Nintendo is not holding back on the Switch due to supply constraints. Instead, the company doesn’t want systems sitting unsold in warehouses and on shelves.

Tatsumi Kimishima, Nintendo president and chief executive, said during a conference with investors that the company could roll out more than the planned 2 million Switch systems before the fiscal year ends March 31 if market demand is strong. The CEO previously said that the 2 million systems would hit before March, but it didn’t explain if that number was due to component shortages or conservative accounting. Nintendo provided fiscal guidance based on those numbers, and it likely wants a hurdle it can clear easily so that a potentially cool Switch launch doesn’t spook investors.

Nintendo is struggling to turn a profit, and keeping slack out of the supply chain is one key to generating net income from the Switch for the publisher. One way to keep those margins high is for Nintendo to avoid spending money on storage space in warehouses because retailers don’t want 5 million Switch units on launch day. Nintendo can also ensure stores are making frequent repeat orders if they are instantly selling out of their stock. So keeping a taut chain from manufacturing through to the customer will ensure that Nintendo minimizes losses.

At the same time, that could lead to shortages like the company experienced with the Wii. That system was difficult to find at launch and for almost the two years following that. So if consumers go nuts and jack up the preorder numbers, Nintendo has the capacity to turn up production to meet demand to a point. That confirms that the company isn’t necessarily worried about running out of displays or Tegra processors. It just wants to plan for a scenario where the Switch sells at about the rate that the Wii U did when it launched in 2012, which was about 3 million after six weeks.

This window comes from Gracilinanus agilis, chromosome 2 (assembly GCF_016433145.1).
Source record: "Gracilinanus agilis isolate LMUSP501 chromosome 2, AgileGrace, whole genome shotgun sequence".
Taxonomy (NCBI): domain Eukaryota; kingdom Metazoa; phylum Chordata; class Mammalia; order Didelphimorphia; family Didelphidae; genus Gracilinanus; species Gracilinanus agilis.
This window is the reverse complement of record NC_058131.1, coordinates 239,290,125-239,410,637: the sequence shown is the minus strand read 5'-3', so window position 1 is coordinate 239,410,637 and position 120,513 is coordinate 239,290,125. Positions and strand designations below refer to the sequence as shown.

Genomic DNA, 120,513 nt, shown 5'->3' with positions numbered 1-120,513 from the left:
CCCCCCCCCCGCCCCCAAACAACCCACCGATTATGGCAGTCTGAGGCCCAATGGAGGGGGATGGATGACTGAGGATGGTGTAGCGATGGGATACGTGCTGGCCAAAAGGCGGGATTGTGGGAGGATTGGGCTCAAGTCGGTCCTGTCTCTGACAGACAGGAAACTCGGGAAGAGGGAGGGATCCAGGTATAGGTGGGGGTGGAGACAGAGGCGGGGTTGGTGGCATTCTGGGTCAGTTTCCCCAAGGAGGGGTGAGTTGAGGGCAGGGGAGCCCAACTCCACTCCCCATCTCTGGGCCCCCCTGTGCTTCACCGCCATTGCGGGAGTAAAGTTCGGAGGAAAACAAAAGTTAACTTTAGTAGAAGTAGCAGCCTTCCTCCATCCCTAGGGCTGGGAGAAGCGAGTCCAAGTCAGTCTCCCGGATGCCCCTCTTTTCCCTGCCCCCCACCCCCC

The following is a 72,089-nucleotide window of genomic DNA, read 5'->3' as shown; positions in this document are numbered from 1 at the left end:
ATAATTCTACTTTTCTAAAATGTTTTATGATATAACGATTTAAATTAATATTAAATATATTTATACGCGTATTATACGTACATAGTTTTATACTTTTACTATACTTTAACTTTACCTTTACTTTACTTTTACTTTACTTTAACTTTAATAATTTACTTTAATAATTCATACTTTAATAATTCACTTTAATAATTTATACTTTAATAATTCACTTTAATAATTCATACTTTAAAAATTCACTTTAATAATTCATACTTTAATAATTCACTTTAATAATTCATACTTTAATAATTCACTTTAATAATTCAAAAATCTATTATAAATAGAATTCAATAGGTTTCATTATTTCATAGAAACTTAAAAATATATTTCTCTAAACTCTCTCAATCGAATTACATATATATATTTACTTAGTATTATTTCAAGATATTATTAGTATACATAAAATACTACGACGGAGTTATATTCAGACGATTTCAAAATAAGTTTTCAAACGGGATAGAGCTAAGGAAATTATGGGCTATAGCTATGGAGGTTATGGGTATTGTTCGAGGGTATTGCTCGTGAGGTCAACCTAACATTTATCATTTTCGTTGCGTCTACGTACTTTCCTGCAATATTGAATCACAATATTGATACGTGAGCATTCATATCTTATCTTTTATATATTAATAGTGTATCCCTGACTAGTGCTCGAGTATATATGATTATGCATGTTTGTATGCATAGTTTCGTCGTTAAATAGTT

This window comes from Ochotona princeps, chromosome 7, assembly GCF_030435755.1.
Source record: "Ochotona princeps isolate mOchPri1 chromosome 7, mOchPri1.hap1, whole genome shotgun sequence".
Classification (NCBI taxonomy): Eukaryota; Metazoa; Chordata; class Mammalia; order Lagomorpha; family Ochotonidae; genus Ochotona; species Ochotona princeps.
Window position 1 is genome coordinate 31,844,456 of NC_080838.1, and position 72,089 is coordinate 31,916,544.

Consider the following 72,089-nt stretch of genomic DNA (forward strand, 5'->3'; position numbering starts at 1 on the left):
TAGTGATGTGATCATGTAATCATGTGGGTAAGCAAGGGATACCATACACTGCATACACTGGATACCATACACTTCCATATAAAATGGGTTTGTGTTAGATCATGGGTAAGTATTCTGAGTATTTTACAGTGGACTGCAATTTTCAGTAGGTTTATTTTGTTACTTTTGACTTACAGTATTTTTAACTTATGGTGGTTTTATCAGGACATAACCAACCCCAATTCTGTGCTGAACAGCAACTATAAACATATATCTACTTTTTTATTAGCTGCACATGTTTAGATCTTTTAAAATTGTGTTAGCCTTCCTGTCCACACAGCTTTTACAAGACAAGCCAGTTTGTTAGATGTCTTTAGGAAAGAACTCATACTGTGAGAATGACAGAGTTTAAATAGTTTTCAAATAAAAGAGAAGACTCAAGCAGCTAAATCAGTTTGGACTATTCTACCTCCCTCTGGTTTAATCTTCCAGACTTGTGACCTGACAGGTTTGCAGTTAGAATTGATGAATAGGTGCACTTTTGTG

Consumer excitement for the Switch already seems much deeper and broader than it was for the Wii U. At least that’s the impression many are taking away from the response on social media, and the 18.7 million views the trailer has racked up on YouTube. That’s already far more than the approximately 15 million views the Wii U trailer has more than four years later. Gamers are likely still waiting on price, launch games, and a few other answers before committing to making a purchase, but Nintendo seems like it could easily sell more than 2 million systems in March at this point in time.